Flood relief scheme plans will create more access to River Lee – Cork city council

Critics say it will reduce access to river in city centre through use of concrete walls along quays

Plans for the controversial €140 million Lower Lee Flood Relief Scheme will create some 8kms of new or improved riverside walk and cycleways, according to a Cork city councnil.

The scheme, which is designed to eliminate the risk of flooding in Cork city, has been drawn up by Office of Public Works and is the result of over 13 years of study of the Lee Catchment.

The area extends for approximately 15kms from west of Ballincollig to the eastern end of Cork city centre island.

However, the scheme has proven highly contentious with the Save Cork City Group criticising its use of flood walls along the city quays, saying that it will reduce public access to both the north and south channels of the Lee.


But the OPW and Cork City Council have refuted the suggestion that the scheme will reduce access to the river and said that public consultation has helped the project evolve to a point where there is significant public access.

“It is hoped that the publication of further detail and images will assuage genuine misunderstanding about the Scheme and also challenge significant misrepresentation of it as well,” said the OPW and Cork City Council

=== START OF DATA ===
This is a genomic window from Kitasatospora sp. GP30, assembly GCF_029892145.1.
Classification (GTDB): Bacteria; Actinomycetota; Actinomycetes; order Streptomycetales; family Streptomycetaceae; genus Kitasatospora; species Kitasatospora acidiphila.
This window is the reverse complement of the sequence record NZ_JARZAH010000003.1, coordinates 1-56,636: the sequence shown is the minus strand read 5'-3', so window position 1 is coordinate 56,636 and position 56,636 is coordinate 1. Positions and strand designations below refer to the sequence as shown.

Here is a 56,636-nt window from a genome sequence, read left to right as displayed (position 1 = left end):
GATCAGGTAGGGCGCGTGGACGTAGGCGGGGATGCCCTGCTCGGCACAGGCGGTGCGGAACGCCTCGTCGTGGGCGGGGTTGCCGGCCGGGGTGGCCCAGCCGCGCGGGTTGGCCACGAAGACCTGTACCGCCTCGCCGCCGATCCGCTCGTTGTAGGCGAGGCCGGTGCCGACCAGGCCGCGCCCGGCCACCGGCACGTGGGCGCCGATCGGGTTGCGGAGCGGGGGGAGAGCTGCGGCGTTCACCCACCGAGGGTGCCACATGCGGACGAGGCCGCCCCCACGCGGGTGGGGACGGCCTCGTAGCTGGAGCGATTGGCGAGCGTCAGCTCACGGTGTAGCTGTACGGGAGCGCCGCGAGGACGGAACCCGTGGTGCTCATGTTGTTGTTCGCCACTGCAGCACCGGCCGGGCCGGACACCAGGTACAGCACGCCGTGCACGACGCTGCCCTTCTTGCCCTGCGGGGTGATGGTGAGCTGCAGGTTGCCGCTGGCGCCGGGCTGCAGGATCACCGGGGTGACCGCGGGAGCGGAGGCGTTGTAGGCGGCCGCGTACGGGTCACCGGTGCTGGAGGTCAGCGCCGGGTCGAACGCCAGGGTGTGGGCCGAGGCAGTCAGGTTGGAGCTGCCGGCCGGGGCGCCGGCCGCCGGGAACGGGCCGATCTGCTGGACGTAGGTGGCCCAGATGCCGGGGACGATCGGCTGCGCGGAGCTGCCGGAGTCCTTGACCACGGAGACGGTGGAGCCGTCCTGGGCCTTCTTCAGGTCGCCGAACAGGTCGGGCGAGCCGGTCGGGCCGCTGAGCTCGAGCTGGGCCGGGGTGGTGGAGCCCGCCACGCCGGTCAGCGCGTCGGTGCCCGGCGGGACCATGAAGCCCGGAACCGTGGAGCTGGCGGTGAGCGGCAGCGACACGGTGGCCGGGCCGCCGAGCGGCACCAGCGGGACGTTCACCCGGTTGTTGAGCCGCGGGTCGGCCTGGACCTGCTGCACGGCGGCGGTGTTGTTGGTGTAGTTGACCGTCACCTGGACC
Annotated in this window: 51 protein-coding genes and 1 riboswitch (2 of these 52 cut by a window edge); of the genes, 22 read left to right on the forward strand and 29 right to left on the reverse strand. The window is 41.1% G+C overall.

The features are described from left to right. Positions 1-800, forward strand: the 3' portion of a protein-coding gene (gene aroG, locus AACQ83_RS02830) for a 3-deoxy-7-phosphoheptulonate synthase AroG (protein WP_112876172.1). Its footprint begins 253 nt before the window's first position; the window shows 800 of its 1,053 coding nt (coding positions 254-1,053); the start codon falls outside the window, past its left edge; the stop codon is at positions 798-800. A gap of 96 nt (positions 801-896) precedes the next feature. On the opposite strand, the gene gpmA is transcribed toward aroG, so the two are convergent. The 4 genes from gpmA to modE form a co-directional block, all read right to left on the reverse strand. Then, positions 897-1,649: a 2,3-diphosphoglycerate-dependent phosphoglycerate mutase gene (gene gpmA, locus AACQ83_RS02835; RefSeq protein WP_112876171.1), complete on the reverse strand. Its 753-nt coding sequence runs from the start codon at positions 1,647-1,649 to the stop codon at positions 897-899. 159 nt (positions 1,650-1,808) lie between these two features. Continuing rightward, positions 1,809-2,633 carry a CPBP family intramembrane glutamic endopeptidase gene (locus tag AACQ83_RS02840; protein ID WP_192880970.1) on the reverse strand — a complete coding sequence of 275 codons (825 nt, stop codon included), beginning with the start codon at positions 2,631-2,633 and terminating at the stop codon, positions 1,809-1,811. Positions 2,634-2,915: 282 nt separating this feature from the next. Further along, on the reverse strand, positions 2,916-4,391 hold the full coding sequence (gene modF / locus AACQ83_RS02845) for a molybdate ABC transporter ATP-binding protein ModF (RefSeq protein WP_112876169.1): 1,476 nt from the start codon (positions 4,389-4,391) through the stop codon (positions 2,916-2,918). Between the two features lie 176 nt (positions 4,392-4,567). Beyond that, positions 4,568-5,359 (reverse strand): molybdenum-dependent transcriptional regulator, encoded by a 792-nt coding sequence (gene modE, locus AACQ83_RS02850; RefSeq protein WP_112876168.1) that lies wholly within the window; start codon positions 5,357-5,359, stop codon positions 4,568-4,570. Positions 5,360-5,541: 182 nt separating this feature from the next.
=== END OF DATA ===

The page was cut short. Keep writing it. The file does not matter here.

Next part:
“While the scheme cannot deviate from the comprehensive scientific and empirical analysis on which it is based, it has taken into account many of the suggestions made during the public consultation stages.”

Public investment

According to the OPW and Cork City Council, the scheme, which represents the largest public investment in flood protection ever undertaken in the state, has been successfully benchmarked against best international practice.

“The scheme has involved extensive, peer-reviewed studies and input by engineers, hydrologists, hydraulic experts, ecologists, archaeologists, architectural historians, conservation architects and hydrogeologists.

“And its multifaceted approach takes account of the complexity of flooding in Cork which is both tidal and fluvial and will defend the city against flooding which in 2009 and 2014 caused a reported €140 million worth damage.”

According to the OPW and Cork City Council, 900 homes and 1,200 businesses will be protected by the scheme while, at the same time, the Lee will be more open for usage through additional access points, pontoons and moorings.

“About two thirds of public river frontage will have open railings after the Scheme is completed and it will create approximately 8km of new or improved riverside walk and cycleways from the Lee Fields to the city centre.”

A key element is a state-of-the-art flood forecasting system, which with revised operating procedures to regulate Inniscarra and Carrigadrohid dams, will significantly reduce the peak flow of water reaching the city at times of flood.

The flood relief scheme also involves the creation of washlands upstream of the city, an enhanced early flood warning system, diversion of waters from the south channel of the Lee into the north channel and low-level quay defences.

“The Scheme will facilitate public realm improvements including walkways and cycle ways on a scale not previously seen in Cork city centre, making it more attractive to live in and visit,” said the two bodies in their joint statement.

Barry Roche

Barry Roche

Barry Roche is Southern Correspondent of The Irish Times